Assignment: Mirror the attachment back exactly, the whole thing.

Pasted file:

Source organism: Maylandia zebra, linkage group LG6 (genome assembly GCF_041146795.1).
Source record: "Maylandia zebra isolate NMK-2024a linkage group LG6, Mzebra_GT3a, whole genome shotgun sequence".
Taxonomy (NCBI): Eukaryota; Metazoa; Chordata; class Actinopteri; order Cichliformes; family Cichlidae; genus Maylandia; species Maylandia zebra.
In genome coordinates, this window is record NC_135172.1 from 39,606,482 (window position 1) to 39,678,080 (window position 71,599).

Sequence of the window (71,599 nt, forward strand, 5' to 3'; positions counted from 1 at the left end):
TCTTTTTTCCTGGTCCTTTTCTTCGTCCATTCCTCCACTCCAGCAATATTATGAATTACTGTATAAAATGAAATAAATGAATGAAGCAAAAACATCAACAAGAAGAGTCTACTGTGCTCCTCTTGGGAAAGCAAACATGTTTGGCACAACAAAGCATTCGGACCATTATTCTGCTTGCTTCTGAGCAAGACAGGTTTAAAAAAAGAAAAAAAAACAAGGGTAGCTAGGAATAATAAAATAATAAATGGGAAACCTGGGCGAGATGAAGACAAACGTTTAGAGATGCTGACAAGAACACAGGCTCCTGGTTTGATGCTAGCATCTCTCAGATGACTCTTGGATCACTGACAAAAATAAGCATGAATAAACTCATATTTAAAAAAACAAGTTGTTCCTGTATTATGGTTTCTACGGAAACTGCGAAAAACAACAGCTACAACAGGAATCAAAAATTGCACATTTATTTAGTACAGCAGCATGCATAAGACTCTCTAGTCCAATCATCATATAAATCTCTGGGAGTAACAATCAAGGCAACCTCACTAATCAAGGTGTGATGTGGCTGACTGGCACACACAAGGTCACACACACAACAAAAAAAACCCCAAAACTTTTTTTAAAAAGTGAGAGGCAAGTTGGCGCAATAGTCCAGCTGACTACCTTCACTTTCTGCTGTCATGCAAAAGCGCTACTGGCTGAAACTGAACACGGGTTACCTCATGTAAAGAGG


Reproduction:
Source organism: Maylandia zebra, linkage group LG6 (genome assembly GCF_041146795.1).
Source record: "Maylandia zebra isolate NMK-2024a linkage group LG6, Mzebra_GT3a, whole genome shotgun sequence".
Taxonomy (NCBI): Eukaryota; Metazoa; Chordata; class Actinopteri; order Cichliformes; family Cichlidae; genus Maylandia; species Maylandia zebra.
In genome coordinates, this window is record NC_135172.1 from 39,606,482 (window position 1) to 39,678,080 (window position 71,599).

Sequence of the window (71,599 nt, forward strand, 5' to 3'; positions counted from 1 at the left end):
TCTTTTTTCCTGGTCCTTTTCTTCGTCCATTCCTCCACTCCAGCAATATTATGAATTACTGTATAAAATGAAATAAATGAATGAAGCAAAAACATCAACAAGAAGAGTCTACTGTGCTCCTCTTGGGAAAGCAAACATGTTTGGCACAACAAAGCATTCGGACCATTATTCTGCTTGCTTCTGAGCAAGACAGGTTTAAAAAAAGAAAAAAAAACAAGGGTAGCTAGGAATAATAAAATAATAAATGGGAAACCTGGGCGAGATGAAGACAAACGTTTAGAGATGCTGACAAGAACACAGGCTCCTGGTTTGATGCTAGCATCTCTCAGATGACTCTTGGATCACTGACAAAAATAAGCATGAATAAACTCATATTTAAAAAAACAAGTTGTTCCTGTATTATGGTTTCTACGGAAACTGCGAAAAACAACAGCTACAACAGGAATCAAAAATTGCACATTTATTTAGTACAGCAGCATGCATAAGACTCTCTAGTCCAATCATCATATAAATCTCTGGGAGTAACAATCAAGGCAACCTCACTAATCAAGGTGTGATGTGGCTGACTGGCACACACAAGGTCACACACACAACAAAAAAAACCCCAAAACTTTTTTTAAAAAGTGAGAGGCAAGTTGGCGCAATAGTCCAGCTGACTACCTTCACTTTCTGCTGTCATGCAAAAGCGCTACTGGCTGAAACTGAACACGGGTTACCTCATGTAAAGAGG